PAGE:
LGBTQ groups, still outspoken over legislation banning the teaching of sexual orientation to elementary school students that DeSantis championed in his home state, vow to protest the Republican’s appearance at the Jewish Leadership Conference .
Critics derisively called it the “Don’t Say Gay” law.
New York State Senator Brad Hoylman said it was ‘outrageous’ that the governor was speaking during Pride Month and in an area not far from the birthplace of the gay rights movement in Manhattan’s West Village.
He called DeSantis an “outspoken opponent of LGBTQ equality who tries to impose his agenda on LGBTQ families, and it’s extremely hurtful and painful.”
DeSantis campaign spokesman Dave Abrams did not respond directly to that criticism, but said the governor “will always stand up for what’s right and not be deterred by the radical left.”
DeSantis, who is widely believed to be considering a 2024 White House bid, inflamed the anger of LGBTQ groups when he signed into law a bill in March banning Florida schools from teaching sexual orientation and gender identity to kindergarten public school students. until the third year.
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At the time of the bill’s signing, DeSantis said schools were a place for “education, not indoctrination.”
The Jewish Leadership Conference has already lost a venue in New York after adding DeSantis to its list of speakers.
The Museum of Jewish Heritage was supposed to host the annual gathering of conservative thinkers, but pulled out earlier this spring.
The museum cited security issues among its main concerns, along with a desire not to host political speakers, but in a Wall Street Journal op-ed, executives from the Tikvah Fund, the conference’s organizing group, said accused the museum of having a political litmus test.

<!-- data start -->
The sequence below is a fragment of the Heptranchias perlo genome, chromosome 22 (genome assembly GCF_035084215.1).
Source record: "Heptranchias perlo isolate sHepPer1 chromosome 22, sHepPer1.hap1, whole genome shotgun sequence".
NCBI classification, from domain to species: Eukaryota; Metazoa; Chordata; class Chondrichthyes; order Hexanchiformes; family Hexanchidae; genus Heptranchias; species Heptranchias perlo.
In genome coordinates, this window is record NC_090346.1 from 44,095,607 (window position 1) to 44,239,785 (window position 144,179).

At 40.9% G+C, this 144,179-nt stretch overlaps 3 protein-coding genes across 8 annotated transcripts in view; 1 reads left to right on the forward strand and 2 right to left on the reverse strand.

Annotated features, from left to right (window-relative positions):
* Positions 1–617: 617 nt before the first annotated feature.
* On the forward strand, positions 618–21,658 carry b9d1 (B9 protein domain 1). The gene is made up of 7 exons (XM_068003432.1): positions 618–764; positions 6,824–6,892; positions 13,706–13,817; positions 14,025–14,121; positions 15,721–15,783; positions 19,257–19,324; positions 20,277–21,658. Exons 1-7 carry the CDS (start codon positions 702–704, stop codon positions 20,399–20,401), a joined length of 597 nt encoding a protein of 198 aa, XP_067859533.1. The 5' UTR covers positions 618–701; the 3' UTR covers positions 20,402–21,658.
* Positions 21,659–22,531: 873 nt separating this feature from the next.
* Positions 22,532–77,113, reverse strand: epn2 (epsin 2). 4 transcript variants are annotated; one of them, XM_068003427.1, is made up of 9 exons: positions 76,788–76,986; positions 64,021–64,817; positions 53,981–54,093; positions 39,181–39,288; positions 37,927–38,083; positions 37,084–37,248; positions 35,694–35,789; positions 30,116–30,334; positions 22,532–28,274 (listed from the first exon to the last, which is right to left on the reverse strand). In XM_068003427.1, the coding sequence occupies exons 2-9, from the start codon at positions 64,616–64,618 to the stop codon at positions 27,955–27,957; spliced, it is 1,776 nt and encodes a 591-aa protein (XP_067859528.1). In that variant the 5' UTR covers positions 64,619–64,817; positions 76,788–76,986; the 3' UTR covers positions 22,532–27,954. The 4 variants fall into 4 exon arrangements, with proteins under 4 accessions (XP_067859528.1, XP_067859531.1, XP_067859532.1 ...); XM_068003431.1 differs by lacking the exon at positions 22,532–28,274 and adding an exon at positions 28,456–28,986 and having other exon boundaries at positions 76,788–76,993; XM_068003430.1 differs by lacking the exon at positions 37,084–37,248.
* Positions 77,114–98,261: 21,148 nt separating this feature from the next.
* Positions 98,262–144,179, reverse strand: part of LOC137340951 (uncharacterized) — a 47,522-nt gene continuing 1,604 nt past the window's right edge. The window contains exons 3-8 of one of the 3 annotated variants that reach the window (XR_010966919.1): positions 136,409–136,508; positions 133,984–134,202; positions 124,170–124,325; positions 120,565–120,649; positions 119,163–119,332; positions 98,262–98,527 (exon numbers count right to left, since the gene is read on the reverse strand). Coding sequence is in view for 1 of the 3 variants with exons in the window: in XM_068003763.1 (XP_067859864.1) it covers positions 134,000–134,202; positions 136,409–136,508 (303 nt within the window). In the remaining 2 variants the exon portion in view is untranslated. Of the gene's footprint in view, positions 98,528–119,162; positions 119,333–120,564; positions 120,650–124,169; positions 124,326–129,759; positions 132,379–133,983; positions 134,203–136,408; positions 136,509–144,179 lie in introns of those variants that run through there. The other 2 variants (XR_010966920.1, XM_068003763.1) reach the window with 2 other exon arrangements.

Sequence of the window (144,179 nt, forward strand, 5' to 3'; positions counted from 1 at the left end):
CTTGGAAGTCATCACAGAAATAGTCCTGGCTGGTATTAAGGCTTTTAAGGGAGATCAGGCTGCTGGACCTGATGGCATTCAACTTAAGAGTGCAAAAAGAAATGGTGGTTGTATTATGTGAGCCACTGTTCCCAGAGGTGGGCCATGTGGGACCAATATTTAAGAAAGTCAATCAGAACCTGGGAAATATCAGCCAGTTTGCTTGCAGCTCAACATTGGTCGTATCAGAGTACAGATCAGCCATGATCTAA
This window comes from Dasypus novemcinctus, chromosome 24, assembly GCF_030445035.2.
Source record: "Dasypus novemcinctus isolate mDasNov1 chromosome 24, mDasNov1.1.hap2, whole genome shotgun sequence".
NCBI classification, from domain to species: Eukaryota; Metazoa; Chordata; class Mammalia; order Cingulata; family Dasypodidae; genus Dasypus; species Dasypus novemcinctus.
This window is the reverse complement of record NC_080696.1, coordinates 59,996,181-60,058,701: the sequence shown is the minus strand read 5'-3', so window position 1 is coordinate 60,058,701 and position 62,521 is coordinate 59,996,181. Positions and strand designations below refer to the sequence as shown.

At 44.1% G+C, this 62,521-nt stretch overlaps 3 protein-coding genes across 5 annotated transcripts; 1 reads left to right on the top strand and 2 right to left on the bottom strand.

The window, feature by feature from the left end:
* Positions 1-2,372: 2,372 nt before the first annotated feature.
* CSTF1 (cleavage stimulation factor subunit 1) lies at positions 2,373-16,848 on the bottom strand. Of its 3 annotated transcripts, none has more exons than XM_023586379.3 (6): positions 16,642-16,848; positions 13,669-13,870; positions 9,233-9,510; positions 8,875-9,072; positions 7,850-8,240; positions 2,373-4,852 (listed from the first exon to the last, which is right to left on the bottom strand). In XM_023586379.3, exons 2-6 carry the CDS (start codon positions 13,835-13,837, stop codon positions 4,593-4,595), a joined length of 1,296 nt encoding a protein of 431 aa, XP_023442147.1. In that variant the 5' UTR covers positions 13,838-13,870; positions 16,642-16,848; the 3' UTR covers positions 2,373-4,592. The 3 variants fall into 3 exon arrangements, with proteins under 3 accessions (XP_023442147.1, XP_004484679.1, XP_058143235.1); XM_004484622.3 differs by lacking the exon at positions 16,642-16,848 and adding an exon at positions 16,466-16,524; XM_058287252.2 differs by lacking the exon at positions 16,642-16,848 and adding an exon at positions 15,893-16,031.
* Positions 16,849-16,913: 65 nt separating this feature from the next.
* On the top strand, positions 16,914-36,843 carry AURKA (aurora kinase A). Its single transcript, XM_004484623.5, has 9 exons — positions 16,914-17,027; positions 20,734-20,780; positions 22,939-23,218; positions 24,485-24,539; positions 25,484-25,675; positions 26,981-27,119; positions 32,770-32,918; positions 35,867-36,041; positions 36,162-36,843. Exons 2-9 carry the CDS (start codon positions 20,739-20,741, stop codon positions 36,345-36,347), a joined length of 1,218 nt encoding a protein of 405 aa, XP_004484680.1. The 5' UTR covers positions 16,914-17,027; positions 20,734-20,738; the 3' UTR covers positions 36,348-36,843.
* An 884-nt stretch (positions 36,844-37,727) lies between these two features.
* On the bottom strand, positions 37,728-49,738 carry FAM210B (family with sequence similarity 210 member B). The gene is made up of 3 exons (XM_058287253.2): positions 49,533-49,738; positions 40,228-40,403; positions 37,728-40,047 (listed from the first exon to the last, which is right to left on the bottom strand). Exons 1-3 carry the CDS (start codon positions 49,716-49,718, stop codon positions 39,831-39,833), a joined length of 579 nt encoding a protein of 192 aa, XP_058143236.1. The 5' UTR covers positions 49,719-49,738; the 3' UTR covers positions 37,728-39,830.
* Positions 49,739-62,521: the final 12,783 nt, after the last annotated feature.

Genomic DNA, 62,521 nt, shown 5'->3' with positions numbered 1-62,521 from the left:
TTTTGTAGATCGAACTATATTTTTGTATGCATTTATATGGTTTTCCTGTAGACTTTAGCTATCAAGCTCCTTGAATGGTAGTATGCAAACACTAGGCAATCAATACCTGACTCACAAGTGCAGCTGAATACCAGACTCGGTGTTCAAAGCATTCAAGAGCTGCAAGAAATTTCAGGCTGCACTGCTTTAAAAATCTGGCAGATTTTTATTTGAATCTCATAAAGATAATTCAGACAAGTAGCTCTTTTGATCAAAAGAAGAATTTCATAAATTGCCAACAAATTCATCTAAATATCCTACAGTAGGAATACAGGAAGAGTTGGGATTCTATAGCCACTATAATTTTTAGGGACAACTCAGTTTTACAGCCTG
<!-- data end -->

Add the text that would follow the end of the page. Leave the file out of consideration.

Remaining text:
“We know things go wrong when a Jewish institution – in this case, a museum whose goal is to keep Jewish heritage alive by remembering the Holocaust – turns around and tries to turn its own intolerance into a virtue. “wrote Eric, CEO of Tikvah. Cohen and its president, Elliott Abrams.
The editorial argued that protecting free speech was more important than concerns about the protests or a potential backlash from donors.
“The new cancel culture czars seem to have little moral imagination or civic tolerance,” they wrote.
The Coalition for Jewish Values, which says it represents more than 2,000 Orthodox rabbis, chastised the museum for denying DeSantis a platform.
The museum wrote its own editorial, saying its charter prohibited it from renting space for purely political or religious reasons.
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“When we refused to host the event, Tikvah resorted to threats, saying we had created an enemy. Tikvah knew it was not about banning anyone from speaking, but decided to do misrepresentation anyway. We will not respond to such political bullying,” Jack Kliger, the museum’s president and CEO, wrote.
Pressure from outside groups is unlikely to derail the conference a second time.
A spokesperson for the new venue, Pier Sixty, located in the Chelsea Piers complex, said it was unable to mediate differences between the groups, saying it had a long history of inclusion . This month, his website features support for Gay Pride Month.
“Pier Sixty has never discriminated against any group or organization and we have never based our acceptance of a booking quota on our approval of the speakers our clients choose to present at these private events,” said he said through a spokesperson.
“Our acceptance of a booking does not in any way imply that we endorse the respective organization or its speakers,” the statement read. “We are also extremely proud of our deep and longstanding connection with the LGBTQ+ community.”
Conference organizers were preparing for a protest scheduled for Sunday morning outside the site.
“We are working with law enforcement to ensure protesters can exercise their constitutional rights and ensure the safety and comfort of our guests and speakers,” said Jonathan Silver, who co-chairs the conference for the Tikvah Fund.
DeSantis was listed as giving a speech on “the Florida model and why it’s good for religious Americans”.
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